[MARMAM] new paper on pilot whale asphyxiation

IJsseldijk, L.L. (Lonneke) L.L.IJsseldijk at uu.nl
Thu Nov 19 13:14:38 PST 2015


Dear all,

The following paper came out today:

Fatal Asphyxiation in Two Long-Finned Pilot Whales (Globicephala melas) Caused by Common Soles (Solea solea).
By: Lonneke L. IJsseldijk, Mardik F. Leopold, Elisa L. Bravo Rebolledo, Rob Deaville, Jan Haelters, Jooske IJzer, Paul D. Jepson, Andrea Gröne
In: PLoS ONE 10(11): e0141951. doi:10.1371/journal.pone.0141951
Open access through: http://journals.plos.org/plosone/article?id=10.1371/journal.pone.0141951

Abstract: Long-finned pilot whales (Globicephala melas) are rare visitors to the southern North Sea, but recently two individual strandings occurred on the Dutch coast. Both animals shared the same, unusual cause of death: asphyxiation from a common sole (Solea solea) stuck in their nasal cavity. This is a rare cause of death in cetaceans. Whilst asphyxiation has been reported in smaller odontocetes, there are no recent records of this occurring in Globicephala species. Here we report the stranding, necropsy and diet study results as well as discuss the unusual nature of this phenomenon. Flatfish are not a primary prey species for pilot whales and are rarely eaten by other cetaceans, such as harbour porpoises (Phocoena phocoena), in which there are several reports of asphyxiation due to airway obstruction by soles. This risk may be due to the fish’s flexible bodies which can enter small cavities either actively in an attempt to escape or passively due to the whale ‘coughing’ or ‘sneezing’ to rid itself of the blockage of the trachea. It is also possible that the fish enter the airways whilst the whale is re-articulating the larynx after trying to ingest large, oddly shaped prey. It is unlikely that the soles entered the airways after the death of the whales and we believe therefore that they are responsible for the death of these animals.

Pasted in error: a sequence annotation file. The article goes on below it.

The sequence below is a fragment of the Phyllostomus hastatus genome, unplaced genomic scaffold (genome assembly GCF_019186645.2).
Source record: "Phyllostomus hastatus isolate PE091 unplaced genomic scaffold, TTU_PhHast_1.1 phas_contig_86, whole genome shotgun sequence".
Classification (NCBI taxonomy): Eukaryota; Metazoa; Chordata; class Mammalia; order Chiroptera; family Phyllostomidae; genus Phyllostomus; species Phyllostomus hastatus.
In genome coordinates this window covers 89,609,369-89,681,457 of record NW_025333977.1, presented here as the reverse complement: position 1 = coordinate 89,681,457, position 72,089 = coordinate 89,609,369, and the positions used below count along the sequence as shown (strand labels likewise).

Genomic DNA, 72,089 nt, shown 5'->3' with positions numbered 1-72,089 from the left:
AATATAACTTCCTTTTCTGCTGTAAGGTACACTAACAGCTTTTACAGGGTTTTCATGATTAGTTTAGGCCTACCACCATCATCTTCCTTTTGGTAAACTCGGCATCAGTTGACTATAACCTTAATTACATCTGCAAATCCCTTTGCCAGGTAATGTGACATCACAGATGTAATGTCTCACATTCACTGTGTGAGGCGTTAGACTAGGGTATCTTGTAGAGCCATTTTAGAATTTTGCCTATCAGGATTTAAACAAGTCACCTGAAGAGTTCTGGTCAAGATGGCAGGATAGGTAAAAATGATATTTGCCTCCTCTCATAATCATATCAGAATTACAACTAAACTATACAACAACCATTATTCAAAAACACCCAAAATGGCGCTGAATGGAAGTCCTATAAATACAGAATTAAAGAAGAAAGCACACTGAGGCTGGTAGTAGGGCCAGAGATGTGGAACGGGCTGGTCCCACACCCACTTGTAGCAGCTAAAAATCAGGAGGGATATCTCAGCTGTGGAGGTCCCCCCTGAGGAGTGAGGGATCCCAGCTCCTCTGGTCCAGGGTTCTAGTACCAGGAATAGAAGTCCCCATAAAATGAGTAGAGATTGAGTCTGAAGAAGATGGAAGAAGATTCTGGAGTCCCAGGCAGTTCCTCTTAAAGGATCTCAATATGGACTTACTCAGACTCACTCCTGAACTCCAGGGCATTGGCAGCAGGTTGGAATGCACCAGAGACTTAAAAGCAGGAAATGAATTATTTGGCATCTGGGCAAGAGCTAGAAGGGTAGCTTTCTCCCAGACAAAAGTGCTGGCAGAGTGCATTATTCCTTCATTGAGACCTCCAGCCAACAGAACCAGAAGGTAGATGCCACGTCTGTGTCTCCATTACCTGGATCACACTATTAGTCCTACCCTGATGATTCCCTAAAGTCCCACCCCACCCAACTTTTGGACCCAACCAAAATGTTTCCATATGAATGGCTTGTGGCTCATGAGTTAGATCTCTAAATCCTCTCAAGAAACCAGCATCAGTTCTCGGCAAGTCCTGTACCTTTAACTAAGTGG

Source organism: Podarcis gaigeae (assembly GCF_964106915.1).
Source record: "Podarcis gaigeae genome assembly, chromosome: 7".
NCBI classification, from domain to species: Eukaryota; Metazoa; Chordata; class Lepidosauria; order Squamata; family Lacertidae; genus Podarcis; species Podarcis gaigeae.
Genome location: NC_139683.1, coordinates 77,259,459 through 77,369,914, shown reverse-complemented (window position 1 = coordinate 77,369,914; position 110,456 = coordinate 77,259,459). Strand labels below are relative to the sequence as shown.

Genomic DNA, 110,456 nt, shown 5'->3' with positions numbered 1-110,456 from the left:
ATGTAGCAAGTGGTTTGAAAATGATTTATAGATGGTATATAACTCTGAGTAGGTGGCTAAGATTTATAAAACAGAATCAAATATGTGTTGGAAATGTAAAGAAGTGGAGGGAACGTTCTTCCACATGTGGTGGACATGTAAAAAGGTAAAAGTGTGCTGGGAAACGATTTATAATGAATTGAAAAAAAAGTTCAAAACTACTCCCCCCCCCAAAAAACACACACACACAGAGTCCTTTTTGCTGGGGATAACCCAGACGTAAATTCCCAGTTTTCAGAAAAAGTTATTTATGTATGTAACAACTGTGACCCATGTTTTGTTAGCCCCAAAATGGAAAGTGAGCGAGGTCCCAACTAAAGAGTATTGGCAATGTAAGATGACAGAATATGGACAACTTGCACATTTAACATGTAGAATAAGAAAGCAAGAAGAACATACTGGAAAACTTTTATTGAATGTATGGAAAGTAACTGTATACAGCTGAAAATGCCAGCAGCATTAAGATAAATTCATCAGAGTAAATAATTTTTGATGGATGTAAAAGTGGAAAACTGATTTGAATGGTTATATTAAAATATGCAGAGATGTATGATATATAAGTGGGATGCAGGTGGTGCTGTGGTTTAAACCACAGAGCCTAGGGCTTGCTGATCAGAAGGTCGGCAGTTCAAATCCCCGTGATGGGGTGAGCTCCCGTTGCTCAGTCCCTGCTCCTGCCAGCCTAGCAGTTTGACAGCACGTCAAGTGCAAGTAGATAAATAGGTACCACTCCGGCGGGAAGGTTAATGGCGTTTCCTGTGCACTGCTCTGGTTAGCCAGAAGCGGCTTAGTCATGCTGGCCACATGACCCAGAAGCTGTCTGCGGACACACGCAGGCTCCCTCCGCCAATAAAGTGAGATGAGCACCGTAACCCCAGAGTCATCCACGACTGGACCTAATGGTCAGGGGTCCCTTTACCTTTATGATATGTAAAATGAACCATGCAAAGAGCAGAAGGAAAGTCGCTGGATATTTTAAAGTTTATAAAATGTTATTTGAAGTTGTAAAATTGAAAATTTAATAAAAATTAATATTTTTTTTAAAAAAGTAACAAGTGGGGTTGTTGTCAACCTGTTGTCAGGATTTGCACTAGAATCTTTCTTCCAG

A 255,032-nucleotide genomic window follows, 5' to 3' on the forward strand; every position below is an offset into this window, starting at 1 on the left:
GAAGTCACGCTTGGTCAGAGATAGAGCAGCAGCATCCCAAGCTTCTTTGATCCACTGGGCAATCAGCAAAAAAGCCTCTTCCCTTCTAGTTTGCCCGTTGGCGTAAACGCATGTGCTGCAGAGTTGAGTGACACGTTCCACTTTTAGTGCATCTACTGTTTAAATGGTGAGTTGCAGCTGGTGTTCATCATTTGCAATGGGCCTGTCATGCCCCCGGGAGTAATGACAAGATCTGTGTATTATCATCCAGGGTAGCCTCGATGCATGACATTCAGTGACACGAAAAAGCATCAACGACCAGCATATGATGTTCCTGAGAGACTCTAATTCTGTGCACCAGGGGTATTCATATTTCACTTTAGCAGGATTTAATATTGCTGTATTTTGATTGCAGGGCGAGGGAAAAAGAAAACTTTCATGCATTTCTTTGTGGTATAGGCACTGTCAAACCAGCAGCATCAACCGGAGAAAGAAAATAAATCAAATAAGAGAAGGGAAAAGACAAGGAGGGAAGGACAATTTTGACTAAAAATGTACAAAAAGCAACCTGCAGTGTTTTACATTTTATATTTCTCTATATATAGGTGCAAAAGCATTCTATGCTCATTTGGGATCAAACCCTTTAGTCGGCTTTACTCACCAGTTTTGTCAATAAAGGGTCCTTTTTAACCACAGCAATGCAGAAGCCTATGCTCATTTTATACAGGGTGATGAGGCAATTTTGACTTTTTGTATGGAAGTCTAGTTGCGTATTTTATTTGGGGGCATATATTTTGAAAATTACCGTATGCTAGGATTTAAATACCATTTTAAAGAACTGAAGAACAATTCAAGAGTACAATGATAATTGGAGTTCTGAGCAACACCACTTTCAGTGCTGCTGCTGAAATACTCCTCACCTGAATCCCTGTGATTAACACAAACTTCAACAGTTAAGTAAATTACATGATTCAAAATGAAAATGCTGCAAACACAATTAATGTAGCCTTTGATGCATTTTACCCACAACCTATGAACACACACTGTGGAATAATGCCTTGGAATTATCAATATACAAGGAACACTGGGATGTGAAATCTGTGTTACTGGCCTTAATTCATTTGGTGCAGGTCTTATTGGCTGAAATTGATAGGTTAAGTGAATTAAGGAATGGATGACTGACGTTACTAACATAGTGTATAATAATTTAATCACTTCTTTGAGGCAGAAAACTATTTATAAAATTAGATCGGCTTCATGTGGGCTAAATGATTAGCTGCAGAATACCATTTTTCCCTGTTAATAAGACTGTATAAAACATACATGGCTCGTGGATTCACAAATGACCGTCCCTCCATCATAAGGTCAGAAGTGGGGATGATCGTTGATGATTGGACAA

Please feel free to contact me for any additional questions or PDF requests.

Best wishes,
Lonneke IJsseldijk,
also on behalf of the other authors

Lonneke L. IJsseldijk, BSc
Project coördinator Cetaceans
Faculty of Veterinary Medicine, Utrecht University
Department of Pathobiology

T +31 30 253 5312, M +31 6 244 556 98
L.L.IJsseldijk at uu.nl
Yalelaan 1, PO Box 80158, 3508 TD Utrecht
The Netherlands


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